Advertisement

Global Giant pp 115-134 | Cite as

China and the Terms of Trade: The Challenge to Development Strategy in Sub-Saharan Africa

  • Raphael Kaplinsky

Abstract

Beyond the minutiae of everyday, annual, and five-year cycles of policy lies the choice of development strategy. This shapes the trajectory of the economy over long periods, affecting not only the rate of economic growth but also its welfare and environmental impacts. It is customary (at least for economists) for this strategic choice to be located as a technical issue. “Which sectors should be privileged?” “what should be the balance between public and private actors in resource allocation?” and “what price signals will lead to the optimal outcome” are seen as decisions of economic rationality.

Keywords

Foreign Direct Investment Gross Domestic Product Global Governance High Income Economy Commodity Sector 
These keywords were added by machine and not by the authors. This process is experimental and the keywords may be updated as the learning algorithm improves.

Preview

Unable to display preview. Download preview PDF.

Unable to display preview. Download preview PDF.

References

  1. Auty, Richard. 2004. Natural Resources and Civil Strife: A Two-Stage Process. Geopolitics 9(1): 29–49.CrossRefGoogle Scholar
  2. Bloom, David E., Jeffrey D. Sachs, Paul Collier, and Christopher Udry. 1998. Geography, Demography and Economic Growth in Africa. Brookings Papers on Economic Activity 29(2): 207–295.CrossRefGoogle Scholar
  3. Cashin, Paul, Hong Liang, and C. John McDermott. 2000. How Persistent Are Shocks to World Commodity Prices? IMF Staff Papers 47(2): 177–217.Google Scholar
  4. Chen, Shaohua and Martin Ravallion. 2007. Absolute Poverty Measures for the Developing World, 1981–2004. PNAS 104(43): 16757–16762.CrossRefGoogle Scholar
  5. Davis, Mike. 2004. Planet of Slums: Urban Involution and the Informal Proletariat. New Left Review 26: 5–34.Google Scholar
  6. FAO (Food and Agriculture Organization of the United Nations). 2007. Implications for World Agricultural Commodity Markets and Trade of RapidGoogle Scholar
  7. Economic Growth in China and India. Committee on Commodity Problems, Session 66. Rome (Italy), April 23–25.Google Scholar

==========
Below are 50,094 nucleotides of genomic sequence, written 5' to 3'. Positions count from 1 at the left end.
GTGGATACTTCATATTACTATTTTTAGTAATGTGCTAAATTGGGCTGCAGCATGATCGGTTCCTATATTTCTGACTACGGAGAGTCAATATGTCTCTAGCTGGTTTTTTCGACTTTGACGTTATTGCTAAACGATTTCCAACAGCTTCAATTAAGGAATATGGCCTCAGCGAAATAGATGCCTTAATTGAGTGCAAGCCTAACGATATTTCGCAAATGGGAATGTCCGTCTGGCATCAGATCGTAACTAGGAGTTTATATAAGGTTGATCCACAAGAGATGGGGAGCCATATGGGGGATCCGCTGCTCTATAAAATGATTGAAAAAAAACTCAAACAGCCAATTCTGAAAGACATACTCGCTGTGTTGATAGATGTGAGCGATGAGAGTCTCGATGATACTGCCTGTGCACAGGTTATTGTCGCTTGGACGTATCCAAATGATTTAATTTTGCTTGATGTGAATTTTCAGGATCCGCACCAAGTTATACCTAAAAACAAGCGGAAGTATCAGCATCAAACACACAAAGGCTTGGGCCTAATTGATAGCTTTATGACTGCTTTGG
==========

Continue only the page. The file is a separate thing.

8. Gu, Jing, John Humphrey, and Dirk Messner. 2008. Global Governance and Developing Countries: The Implications of the Rise of China. World-Development 36(2): 274–292.CrossRefGoogle Scholar
  9. IMF (International Monetary Fund). 2006. World Economic Outlook: Globalization and Inflation. Washington, DC: International Monetary Fund.Google Scholar
  10. Kaplinsky, Raphael. 2005. Globalization, Poverty and Inequality: Between a Rock and a Hard Place. Cambridge: Polity Press.Google Scholar
  11. Kaplinsky, Raphael, Dorothy McCormick, and Mike Morris. 2008. The Impact of China on SSA, Agenda-Setting. Paper prepared for DFID, IDS Working Paper Brighton, Institute of Development Studies.Google Scholar
  12. Kaplinsky, Raphael and Mike Morris. 2002. A Handbook for Value Chain Research. University of Sussex: Institute of Development Studies.Google Scholar
  13. Keeley, James and James Wilsdon. 2007. China: The Next Science Superpower. London: Demos.Google Scholar
  14. Morris, Mike. 2007. The Rapid Increase of Chinese Imports: How Do We Assess the Industrial, Labour and Socio-Economic Implications? Paper delivered at the 20th Annual Labour Law Conference. Sandton Convention Centre, July 4–6.Google Scholar
  15. Nolan, Peter. 2005. Transforming China: Globalization, Transition and Development. London: Anthem Press.Google Scholar
  16. Prebisch, Raul. 1950. The Economic Development of Latin America and Its Principal Problems. New York: United Nations.Google Scholar
  17. Ramo, Joshua Cooper. 2004. The Beijing Consensus. London: Foreign Policy Centre.Google Scholar
  18. Shenkar, Oded. 2005. The Chinese Century: The Rising Chinese Economy and Its Impact on the Global Economy, the Balance of Power and Your Job. Upper Saddle, NJ: Pearson Education.Google Scholar
  19. Singer, H.W. 1950. The Distribution of Gains between Investing and Borrowing Countries. American Economic Review 40(2): 473–485.Google Scholar
  20. Tegegne, Gebre-Egziabher. 2006. Asian Imports and Coping Strategies of Medium, Small and Micro Firms: The Case of Footwear Sector in Ethiopia. Mimeo. Addis Ababa: Addis Ababa University.Google Scholar
  21. Tull, Denis M. 2006. China’s Engagement in Africa: Scope, Significance and Consequences. Journal of Modern African Studies 44(3): 459–479.CrossRefGoogle Scholar
  22. UN-Habitat. 2003. The Challenge of the Slums: Global Report on Human Settlements 2003. London: James/Earthscan.Google Scholar
  23. UNCTAD (United Nations Conference on Trade and Development). 2007. World Investment Report 2007. New York and Geneva: United Nations.Google Scholar
  24. World Bank. 2002. Globalization, Growth, and Poverty: Building an Inclusive World Economy. Policy Research Report, Washington, DC: World Bank and Oxford: Oxford University Press.Google Scholar

Copyright information

© Eva Paus, Penelope B. Prime, and Jon Western 2009

Authors and Affiliations

  • Raphael Kaplinsky

There are no affiliations available

Personalised recommendations